Saturday, 12 February 2011

Jack in the Box part II


I've finally put together my plastic helljack and magnetized it. I will briefly describe the whole process in this post.
The first thing I knew I wanted to change was the pose. I've already worked on one cryxian jack in the past and wasn't happy with how static he looked like in the end.
Working with plastic posed some potential problems. I knew I wanted to somehow bend his legs. I was racking my brains until I came up with a simple yet effective solution - water. It turned out that putting plastic parts in boiling water makes them very flexible. Bending them into virtually any form becomes a piece of cake. One thing worth noting though - once you've bent it and are happy with the pose, immediately put it under cold water. Otherwise it may bend itself back. As you can see in the picture above, one leg has been stretched considerably.
It was also important to bend the feet so that they would fit the sloping rocks I used on the base. I also used pliers and slightly twisted the lower part of his body to add a little more dynamics to the pose. Once I've dealt with the legs, it was time to start working on the magnets. I won't go into details here as there have already been plenty of very good step by step tutorials on how to do it. My main problem was that due to lack of specialist tools (electric drill would have come in handy...). I needed to get the work done with the use of a regular hobby drill and hobby knife. It was a painstakingly slow work.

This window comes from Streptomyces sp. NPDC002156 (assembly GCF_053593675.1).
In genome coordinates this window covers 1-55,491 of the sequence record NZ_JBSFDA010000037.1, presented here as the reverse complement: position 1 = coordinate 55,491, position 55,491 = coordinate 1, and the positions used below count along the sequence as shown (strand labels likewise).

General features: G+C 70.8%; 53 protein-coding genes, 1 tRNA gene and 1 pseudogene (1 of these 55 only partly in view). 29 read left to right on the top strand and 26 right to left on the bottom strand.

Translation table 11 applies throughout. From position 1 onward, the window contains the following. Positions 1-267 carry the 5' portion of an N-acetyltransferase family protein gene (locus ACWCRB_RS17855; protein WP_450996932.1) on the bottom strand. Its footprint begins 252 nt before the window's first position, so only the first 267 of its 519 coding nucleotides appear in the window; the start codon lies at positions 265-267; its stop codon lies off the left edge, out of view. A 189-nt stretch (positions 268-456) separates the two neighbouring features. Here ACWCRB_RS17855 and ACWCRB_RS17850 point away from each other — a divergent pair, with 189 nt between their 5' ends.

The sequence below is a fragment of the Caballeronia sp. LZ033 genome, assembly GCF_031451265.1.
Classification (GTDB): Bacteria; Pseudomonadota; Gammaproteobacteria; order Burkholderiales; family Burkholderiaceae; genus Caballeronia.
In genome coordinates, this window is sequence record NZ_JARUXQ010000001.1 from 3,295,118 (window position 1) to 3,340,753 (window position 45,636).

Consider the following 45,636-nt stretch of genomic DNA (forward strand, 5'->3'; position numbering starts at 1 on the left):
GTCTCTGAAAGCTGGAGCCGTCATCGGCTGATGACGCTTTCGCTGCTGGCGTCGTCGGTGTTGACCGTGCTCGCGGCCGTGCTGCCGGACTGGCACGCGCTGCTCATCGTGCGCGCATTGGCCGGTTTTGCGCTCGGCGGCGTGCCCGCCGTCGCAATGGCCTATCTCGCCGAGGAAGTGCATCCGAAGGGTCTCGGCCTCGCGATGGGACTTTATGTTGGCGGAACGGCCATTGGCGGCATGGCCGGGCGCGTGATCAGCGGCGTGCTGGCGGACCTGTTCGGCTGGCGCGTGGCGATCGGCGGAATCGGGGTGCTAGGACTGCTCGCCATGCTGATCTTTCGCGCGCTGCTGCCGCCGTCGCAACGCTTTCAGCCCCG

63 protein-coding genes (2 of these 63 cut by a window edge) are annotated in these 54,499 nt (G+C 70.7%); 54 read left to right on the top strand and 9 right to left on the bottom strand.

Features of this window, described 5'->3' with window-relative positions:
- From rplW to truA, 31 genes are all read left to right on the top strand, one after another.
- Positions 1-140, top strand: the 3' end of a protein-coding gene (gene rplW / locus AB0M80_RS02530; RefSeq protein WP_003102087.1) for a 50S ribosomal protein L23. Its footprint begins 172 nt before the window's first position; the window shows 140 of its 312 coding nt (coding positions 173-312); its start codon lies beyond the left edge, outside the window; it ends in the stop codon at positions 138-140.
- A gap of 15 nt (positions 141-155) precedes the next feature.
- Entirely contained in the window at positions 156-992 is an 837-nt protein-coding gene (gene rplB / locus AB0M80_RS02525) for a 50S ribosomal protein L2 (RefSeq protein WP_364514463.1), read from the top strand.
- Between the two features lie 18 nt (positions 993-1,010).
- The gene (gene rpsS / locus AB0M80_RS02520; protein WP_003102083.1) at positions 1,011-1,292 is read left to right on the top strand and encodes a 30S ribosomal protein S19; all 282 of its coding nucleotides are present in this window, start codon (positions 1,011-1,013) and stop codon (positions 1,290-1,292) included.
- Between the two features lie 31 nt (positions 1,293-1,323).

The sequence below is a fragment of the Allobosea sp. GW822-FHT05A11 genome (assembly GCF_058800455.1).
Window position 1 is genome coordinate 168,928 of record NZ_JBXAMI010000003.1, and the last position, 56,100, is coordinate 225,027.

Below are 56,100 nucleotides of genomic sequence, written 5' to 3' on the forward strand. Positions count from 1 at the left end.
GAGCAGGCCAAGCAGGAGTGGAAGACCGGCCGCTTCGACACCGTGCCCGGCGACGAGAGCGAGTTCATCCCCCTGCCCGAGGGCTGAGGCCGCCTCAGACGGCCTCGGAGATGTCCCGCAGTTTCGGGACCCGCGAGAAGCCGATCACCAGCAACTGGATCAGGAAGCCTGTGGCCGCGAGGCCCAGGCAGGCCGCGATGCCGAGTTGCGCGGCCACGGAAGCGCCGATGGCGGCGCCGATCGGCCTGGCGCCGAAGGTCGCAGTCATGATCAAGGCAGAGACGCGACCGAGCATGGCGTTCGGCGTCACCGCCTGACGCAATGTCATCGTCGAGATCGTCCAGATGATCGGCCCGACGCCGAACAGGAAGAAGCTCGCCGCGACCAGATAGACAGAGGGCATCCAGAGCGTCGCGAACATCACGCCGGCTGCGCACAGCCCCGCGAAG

In the end I had to use modelling putty to fill in the crevices left after cutting out the holes for magnets.
I also added some scratches to the armor. If you're wondering about the sand glued randomly to the armor, it's going to become corrosion in the painting stage. It's actually not my idea - my brother (who is a layman in the field of hobby but is a smart guy who has lots of good ideas ;) suggested adding something or somehow roughening the surface covered by rust. He made this suggestion after looking at my painted bonejacks and I immediately saw potential for following his advice.

In the pics you can see the effects of my work. I'm particularly pleased with the Slayer. It's easy to see that the extreme sculpt version was my main source of inspiration here.



The Corruptor and Reaper were also fun to work with. Initially I was worried that the magnets may be too weak to hold their long arms in place but fortunately everything worked out well in the end (as you can see in the clip below).
Malice was the trickiest one here as I wanted to somehow incorporate the soul tokens and magnetize them as well. After toying with the idea for a longer while I came up with a solution. Unlike the original version, in which the tokens are glued the the area surrounding the cortex, I placed magnets in two different places, one on the armor above the head and the second one in the middle of the (I've no idea how to call this part, guess I'll just refer to it as 'exhaust pipe' until I've found the proper name). The third soul token can be placed in the rocks on the base. After painting I will glue some static grass around it so that the whole won't be visible.
I glued the additional element to the harpoon as I saw no way it could be magnetized. Still, I don't think it would make using the model as Reaper impossible.



And to wrap things up, here's a short video showing how it all works out in practice.

1 comment:

Related Posts Plugin for WordPress, Blogger...